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Colas Nils Authié, Ariel Zenouda, Julien Adrian, Marco Lombardi, Emmanuelle Brasnu, Pascale Hamard, Jose Alain Sahel, CRISTOPHE BAUDOUIN, Antoine Labbé; Driving performance and behavior adaptation of glaucoma patients. Invest. Ophthalmol. Vis. Sci. 2019;60(9):1054. doi: https://doi.org/.
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© ARVO (1962-2015); The Authors (2016-present)
The aim of this study was to assess the driving performance and the adaptation of patients with glaucoma in comparison to healthy subjects during a simulated driving test.
Driving performance and driving behavior of 13 glaucoma patients (GL) and 9 healthy control subjects (CO), matched for age and sex, were compared in a fixed base driving simulator. All subjects performed 4 scenarios including nine hazardous situations in urban roads. During the driving scenarios, several driving measures were collected including reaction time to hazardous situations as well as longitudinal regulation (speed, time headway) and lateral control (lateral position, duration of lateral excursion), on curved and straight roads.
Mean binocular visual acuity (BCVA) was significantly different (p=.012) between GL (-0.13±0.14 LogMAR) and CO (-0.26±0.05 LogMAR). Compared to control subjects, glaucoma patients showed significantly longer reaction time (sec) when reacting to hazardous situations with pedestrians crossing from the left (GL: 1.59 ±0.50; CO: 0.90 ±0.26, p<.05), from the right (GL: 1.59 ±0.42; CO: 1.24 ±0.16, p<.01), and cars crossing from the left (GL: 3.14±0.53; CO: 2.72±0.23, p<.05). Analyses of driving behavioral adaptations in curved roads showed that glaucoma patients have a more inwardly lateral position (meters) in large left curves (GL: 0.22±0.27; CO: -0.14±0.26, p<.01), in small left curves (GL: 0.63±0.17; CO: 0.45±0.14, p<.05), and in small right curves (GL: -0.43±0.28; CO: -0.17±0.20, p<.05). They also had a longer mean duration of lateral excursion (sec) (GL: 3.89±8.52; CO: 0.00±0.00, p<.05) and higher number of lane crossings (GL: 1.08±2.02; CO: 0.00±0.00, p<.05). longer standard deviation of time headway (GL: 1.29±0.94; CO: 0.44±0.10, p<.05) with preceding cars compared to control subjects.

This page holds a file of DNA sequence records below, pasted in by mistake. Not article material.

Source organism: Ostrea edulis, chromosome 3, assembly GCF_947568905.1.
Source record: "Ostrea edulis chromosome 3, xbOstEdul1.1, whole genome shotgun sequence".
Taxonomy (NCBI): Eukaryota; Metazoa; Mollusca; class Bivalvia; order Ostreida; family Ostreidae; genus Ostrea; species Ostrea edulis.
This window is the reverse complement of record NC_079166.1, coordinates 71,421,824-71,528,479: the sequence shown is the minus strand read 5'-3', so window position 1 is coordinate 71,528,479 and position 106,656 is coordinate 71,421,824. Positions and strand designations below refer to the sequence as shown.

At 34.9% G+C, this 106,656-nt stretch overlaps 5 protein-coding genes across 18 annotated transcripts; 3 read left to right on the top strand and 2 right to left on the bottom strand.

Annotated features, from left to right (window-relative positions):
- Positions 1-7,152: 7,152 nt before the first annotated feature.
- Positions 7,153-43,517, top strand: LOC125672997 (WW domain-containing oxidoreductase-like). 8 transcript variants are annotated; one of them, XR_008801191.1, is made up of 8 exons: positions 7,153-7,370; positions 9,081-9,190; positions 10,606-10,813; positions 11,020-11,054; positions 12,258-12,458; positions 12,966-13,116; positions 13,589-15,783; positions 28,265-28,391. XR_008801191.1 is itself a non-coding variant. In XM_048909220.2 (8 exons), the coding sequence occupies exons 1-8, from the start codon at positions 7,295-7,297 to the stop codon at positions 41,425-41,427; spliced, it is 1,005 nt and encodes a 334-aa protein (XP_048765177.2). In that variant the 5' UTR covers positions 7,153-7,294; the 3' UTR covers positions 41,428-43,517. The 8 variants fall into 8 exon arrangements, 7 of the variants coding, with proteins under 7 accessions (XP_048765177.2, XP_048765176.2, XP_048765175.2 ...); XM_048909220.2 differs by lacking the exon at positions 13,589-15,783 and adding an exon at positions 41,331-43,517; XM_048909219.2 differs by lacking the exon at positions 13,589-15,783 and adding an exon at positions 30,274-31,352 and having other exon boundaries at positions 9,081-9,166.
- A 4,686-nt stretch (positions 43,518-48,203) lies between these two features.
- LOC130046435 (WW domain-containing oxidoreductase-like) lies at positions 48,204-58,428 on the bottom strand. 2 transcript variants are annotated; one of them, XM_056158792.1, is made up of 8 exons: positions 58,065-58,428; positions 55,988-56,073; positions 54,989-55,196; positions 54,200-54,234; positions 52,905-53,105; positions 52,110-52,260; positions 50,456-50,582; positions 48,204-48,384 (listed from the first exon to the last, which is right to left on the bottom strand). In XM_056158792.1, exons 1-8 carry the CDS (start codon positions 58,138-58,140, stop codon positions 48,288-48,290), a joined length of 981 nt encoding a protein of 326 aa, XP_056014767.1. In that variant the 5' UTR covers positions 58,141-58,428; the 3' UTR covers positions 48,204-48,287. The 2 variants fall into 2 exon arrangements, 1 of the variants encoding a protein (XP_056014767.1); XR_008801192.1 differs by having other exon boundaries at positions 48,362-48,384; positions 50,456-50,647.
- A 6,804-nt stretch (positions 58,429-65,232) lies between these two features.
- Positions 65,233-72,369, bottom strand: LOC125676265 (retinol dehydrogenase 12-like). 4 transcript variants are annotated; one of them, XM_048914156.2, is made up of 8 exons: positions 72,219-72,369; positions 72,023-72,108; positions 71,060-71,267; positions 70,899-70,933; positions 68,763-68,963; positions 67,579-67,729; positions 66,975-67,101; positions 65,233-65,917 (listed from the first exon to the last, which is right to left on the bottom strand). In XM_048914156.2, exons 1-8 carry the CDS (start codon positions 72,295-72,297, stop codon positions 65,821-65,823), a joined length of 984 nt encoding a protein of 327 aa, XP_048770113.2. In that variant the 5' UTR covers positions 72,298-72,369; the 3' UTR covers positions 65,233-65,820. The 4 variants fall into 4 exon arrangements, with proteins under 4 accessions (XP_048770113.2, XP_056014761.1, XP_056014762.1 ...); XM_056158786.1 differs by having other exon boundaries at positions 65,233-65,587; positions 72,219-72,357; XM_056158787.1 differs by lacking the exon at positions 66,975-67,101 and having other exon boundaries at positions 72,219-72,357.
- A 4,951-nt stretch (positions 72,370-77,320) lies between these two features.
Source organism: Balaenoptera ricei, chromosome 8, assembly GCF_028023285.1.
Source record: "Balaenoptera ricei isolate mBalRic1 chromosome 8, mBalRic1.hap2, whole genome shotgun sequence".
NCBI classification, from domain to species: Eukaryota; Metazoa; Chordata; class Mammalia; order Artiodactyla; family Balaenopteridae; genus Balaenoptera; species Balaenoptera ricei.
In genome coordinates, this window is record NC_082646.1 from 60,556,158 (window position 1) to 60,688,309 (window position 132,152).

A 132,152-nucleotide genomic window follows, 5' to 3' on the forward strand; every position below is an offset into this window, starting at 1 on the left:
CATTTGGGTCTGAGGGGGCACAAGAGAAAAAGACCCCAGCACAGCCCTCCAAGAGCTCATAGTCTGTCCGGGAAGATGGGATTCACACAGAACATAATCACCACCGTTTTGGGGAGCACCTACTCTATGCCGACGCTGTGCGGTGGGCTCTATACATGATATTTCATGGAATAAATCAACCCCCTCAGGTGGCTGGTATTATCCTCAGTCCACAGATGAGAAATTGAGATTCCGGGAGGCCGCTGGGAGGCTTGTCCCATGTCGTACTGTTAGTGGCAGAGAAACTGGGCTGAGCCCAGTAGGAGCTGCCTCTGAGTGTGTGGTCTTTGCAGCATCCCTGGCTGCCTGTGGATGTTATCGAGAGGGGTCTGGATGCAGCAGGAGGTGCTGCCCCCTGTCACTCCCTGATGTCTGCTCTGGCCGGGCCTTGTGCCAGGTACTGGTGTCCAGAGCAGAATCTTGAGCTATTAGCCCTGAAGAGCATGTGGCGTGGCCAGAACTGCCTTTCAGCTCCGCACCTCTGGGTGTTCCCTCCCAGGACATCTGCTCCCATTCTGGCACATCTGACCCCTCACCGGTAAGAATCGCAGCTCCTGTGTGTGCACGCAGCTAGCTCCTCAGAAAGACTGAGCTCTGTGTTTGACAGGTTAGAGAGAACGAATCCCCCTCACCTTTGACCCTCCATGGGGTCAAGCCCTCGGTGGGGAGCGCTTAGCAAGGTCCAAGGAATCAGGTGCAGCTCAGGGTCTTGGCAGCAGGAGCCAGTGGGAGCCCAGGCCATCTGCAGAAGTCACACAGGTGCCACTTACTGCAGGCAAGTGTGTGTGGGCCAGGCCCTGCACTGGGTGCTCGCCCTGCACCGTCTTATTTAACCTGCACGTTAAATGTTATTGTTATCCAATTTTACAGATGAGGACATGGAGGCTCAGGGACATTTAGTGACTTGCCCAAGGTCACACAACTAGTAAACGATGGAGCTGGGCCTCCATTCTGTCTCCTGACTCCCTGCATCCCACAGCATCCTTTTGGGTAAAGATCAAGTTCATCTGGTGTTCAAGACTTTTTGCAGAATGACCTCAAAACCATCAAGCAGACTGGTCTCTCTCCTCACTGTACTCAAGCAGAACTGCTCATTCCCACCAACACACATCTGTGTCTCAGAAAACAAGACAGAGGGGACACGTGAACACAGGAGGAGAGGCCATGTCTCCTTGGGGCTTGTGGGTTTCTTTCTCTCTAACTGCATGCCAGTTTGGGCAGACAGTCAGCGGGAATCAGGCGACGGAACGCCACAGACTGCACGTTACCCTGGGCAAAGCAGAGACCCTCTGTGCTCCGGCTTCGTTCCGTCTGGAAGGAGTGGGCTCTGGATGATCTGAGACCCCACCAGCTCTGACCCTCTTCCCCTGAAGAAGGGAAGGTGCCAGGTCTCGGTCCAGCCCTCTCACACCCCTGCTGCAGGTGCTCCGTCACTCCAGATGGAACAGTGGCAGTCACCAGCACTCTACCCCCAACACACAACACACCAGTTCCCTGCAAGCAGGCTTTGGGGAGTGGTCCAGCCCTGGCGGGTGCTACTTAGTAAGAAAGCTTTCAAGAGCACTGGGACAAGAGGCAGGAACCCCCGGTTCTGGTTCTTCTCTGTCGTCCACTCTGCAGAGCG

Our study suggests that glaucoma patients had unsafe driving attitudes in a virtual driving environment. The most problematic situations for glaucoma patients were those with small targets located in the peripheral visual field. They also showed unsafe lateral behavioral adaptation in curves and showed poor longitudinal regulation.
This abstract was presented at the 2019 ARVO Annual Meeting, held in Vancouver, Canada, April 28 - May 2, 2019.
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